• Morel’s treacherous, “let’s see what I can get out of him”- nature,
  • the cold-heartiness of the Verdurins,
  • the career opportunism of Cottard,
  • the Cocotte-element in Albertine’s, Odette’s, Rachel’s and Bloch’s character,
  • Gilberte’s reckless discarding of a friend,
  • Charlus’ erratic, narcissistic, love-sickness,
  • the hotel owners dictatorial streak,
  • Françoise’s loyal but loveless service and attachment to the narrator’s  family,  
  • M de Norpois’ ridiculous society posing
  • and perhaps even (but we are not entirely convinced about) Swann’s infatuation with Odette.


In fact, some of the rampant malice listed above even leads to very conscious efforts either to subjugate and oppress (Charlus vis-à-vis Morel, the Verdurins and their Wednesday Group (Cult)) or to surrender and capitulate (Saniette, Cotttard, Brichot).

So why do free people accept to be bullied by highly irascible bosses with short fuses?

All of this, clearly, takes us back to the strange enigma of the earlier invoked squeamishness that even battle-hardened military leaders tend to show when being asked to publicly denounce the unhinged nature of their former boss. Could it be that it is an unresolved tension of previously suffered abuse which fuels the present fumbling? Could it be that it is the experience of previous malice which predisposes the victim to, when in doubt, prefer new, additional abuse rather than to go for an intellectually clean break?  Could it be that we all carry in ourselves some memory of by now well stacked-away experiences of maltreatment which not just resonate with POTUS 45’s  own ailments but which has us equally harbor some secret hope that by acquiescing to Trump’s intimidation/supplication-spell we could somehow set ourselves free from the dark forces and goddesses that keep ruminating in our soul? –  Or, is it that the psychological desolation in post-Gallia Belgica, post-Gallia Celtica and post-Germania Inferior is so much different from that of post-Irak-/post-Afghanistan-/post-Wikileaks-/post-9/11-US?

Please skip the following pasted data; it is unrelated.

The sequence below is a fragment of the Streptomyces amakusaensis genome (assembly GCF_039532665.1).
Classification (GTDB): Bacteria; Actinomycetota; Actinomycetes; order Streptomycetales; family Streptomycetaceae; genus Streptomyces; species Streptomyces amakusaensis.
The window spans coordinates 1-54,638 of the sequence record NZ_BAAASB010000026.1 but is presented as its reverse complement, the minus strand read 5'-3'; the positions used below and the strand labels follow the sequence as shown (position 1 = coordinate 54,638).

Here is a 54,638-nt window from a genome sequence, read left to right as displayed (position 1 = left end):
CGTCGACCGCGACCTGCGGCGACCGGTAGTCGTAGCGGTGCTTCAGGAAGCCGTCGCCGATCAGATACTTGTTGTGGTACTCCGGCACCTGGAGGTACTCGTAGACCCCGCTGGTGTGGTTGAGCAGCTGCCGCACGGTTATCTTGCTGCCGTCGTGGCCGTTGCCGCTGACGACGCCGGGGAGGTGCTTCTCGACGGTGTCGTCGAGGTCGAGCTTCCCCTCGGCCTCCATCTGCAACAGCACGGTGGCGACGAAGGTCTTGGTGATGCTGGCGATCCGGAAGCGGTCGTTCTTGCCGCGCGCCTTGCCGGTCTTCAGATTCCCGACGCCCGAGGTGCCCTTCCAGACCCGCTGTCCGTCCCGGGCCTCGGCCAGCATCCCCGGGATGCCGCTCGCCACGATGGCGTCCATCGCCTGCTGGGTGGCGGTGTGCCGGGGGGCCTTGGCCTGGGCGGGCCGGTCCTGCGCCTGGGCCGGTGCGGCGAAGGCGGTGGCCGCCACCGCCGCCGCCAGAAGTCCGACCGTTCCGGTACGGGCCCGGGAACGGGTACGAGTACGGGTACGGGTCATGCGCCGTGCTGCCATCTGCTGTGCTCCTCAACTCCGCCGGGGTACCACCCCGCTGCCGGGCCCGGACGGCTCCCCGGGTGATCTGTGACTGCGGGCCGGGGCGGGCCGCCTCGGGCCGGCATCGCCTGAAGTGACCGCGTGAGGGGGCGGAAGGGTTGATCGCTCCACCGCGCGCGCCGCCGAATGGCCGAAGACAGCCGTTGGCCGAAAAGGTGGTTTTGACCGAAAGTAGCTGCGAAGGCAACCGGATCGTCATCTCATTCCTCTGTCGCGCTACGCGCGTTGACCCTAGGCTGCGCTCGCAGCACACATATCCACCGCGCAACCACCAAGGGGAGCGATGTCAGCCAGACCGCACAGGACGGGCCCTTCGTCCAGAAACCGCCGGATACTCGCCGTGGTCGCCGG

Obviously we cannot make this determination on our own. What is clear though is that the respect for the people’s vote-argument which some ex-administration officials tend to infer in order to justify their half-baked silence over the Trump abuse is not covered by the Federalist Papers’ tyranny-of-the-masses concern. So, additional soul-searching is clearly needed here to safeguard the Land of the Free from future self-centered rulers who, like Erdogan, Putin, Trump and other nation-state promoters and champions take pride in their notoriously short fuse.


Perhaps we can help you in this investigation by reminding you that Mr. Proust was not the only one to diagnose a serious and widespread moral vulnerability in the post-Napoleon era. Here is how Alfred de Musset puts it in Chapter 2 of his 1836 Confessions of a Child of the Century. We’ll leave you with this and hope that
you can find some support and comfort in this.

During the wars of the Empire, while husbands and brothers were in Germany, anxious mothers gave birth to an ardent,
pale, and neurotic generation. Conceived between battles, reared amid the noises of war, thousands of children looked about them with dull eyes while testing their limp muscles. From time to time their blood-stained fathers would appear, raise them to their gold-laced bosoms, then place them on the ground and remount their horses.
(…)
Never had there been so many sleepless nights as in the time of that man; never had there been seen, hanging over the ramparts of the cities, such a nation of desolate mothers; never was there such a silence about those who spoke of death.